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Total number of comments: 5 (since 2013-11-28 16:44:27)

Joel Roth

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  • Top Ten Ways Islamic Law forbids Terrorism
    • If some Christians are hypocrites with regard to their own religious tenets (e.g. Thou shalt not kill) perhaps they will project that hypocrisy onto followers of other religions. The way it works is that a lot of political decision makers are either hypocrites, or can find ideological loopholes to justify values and behaviors that are tribal (us/them) rather than spiritual or religious. Each tribe buys into the mythology they maintain about their own principles, while rejecting the mythologies of other tribes.

  • Legalize Pot, Save Public Education, and end Student Indebtedness
    • @GREGG: Alcohol is not an innocuous drugs, nor is tobacco, but both are legal in the United States. Due to the nature of the black market, it is easier for school children to get marijuana, than for them to get alcohol and tobacco.

  • Syria Veto and the Revenge of the BRICS
    • Thanks for the link. Do you have opinions on this?

      I would expect scholarly commentators to link to primary reference materials where available.

    • If a British journalist is embedded with the opposition fighters in Homs, doesn't that imply that these fighters are funded and supported by NATO countries?

      In that is so, then the reported violence of the Syrian government against the opposition is of a different flavor than violence against a poorly armed domestic insurrection.

      Prof. Cole, do you have any response to Pepe Escobar's commentary on this subject at Asia Times (link to atimes.com)

  • Iranian Navy Menaces Oil Exports from Hormuz
    • If Iran can enrich uranium to 3.5 percent for nuclear reactor fuel, it could in theory use its centrifuges to enrich to 95 percent for a bomb.

      This is something that shrill voices tend to emphasize, without any perspective of the huge difference in scale.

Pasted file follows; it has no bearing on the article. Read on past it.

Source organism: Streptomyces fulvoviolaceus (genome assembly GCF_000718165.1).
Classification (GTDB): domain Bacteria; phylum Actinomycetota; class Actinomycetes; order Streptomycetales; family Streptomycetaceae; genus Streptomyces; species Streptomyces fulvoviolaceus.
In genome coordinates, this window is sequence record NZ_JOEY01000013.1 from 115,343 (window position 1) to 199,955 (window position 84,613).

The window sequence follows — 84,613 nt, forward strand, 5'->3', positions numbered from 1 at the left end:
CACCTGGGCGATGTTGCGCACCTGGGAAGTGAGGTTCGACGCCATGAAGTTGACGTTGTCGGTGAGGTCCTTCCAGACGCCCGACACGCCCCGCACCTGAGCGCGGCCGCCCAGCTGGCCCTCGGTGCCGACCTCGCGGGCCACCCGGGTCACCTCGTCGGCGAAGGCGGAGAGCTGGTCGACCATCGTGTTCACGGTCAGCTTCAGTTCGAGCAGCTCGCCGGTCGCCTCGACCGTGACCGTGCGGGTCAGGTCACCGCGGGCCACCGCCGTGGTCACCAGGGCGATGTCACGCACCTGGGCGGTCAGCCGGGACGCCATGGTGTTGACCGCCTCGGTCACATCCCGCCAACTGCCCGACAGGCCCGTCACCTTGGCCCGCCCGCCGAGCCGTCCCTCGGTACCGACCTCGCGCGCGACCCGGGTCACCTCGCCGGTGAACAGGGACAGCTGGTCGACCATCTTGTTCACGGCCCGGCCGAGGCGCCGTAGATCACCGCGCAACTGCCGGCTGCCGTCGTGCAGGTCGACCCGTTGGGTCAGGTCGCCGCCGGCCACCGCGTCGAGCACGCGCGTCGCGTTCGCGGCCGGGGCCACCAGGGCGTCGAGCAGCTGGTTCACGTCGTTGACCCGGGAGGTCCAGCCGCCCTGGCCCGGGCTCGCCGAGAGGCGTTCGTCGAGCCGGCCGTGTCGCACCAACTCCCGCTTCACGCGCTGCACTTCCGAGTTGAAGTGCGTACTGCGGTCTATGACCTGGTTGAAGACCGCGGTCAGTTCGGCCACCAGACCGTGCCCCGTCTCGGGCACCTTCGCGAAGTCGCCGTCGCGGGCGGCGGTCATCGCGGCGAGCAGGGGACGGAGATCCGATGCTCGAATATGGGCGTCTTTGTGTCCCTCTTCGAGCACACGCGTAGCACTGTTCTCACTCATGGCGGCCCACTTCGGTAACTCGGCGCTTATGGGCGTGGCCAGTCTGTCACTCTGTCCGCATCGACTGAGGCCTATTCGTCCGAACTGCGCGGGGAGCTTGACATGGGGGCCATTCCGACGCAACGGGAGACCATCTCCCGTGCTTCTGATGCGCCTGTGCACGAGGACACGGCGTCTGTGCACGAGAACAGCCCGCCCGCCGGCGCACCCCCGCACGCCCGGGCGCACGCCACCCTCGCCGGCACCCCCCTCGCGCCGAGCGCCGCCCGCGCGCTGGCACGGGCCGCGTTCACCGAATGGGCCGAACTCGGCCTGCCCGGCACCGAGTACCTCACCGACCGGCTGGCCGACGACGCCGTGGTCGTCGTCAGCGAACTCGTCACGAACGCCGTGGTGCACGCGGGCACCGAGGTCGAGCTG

Climbing a hill in your neighborhood means you could potentially climb Mt. Everest, but the first doesn't imply that the second prospect is near or practical.

      The Manhattan Project used centrifuges to provide slightly enriched uranium that was fed to "calutrons", essentially mass spectrometers applied to enrichment for successive levels of separation. Whichever modern approach Iran's engineers might use, they would still have to "turn the whole country into a factory" (Niels Bohr's phrase) in an energy-intensive process that would be highly visible, as Dr. Cole mentions.

      It would be ludicrous to seek to prevent Iran from climbing the backyard hill of low levels of uranium enrichment, any more than we could prevent people from making flashlights or guns.

      Even if Iran had a stockpile of 20% enriched uranium (which it wants for legitimate medical uses), physicists can tell you that this initial effort is still only the tip of the iceberg. A highly visible massive ramp up would still be needed to get to the 90% and higher enrichments needed for a uranium bomb.There is no simply no urgency until unmistakable signs of an all out effort to make a bomb are visible.

      On the other hand, there are always corporate sponsored hawks looking to promote a war that will unleash spending. Wars have always been as much about profits as about conquests. This issue appears more about projecting power and profits than protecting people from aggression.

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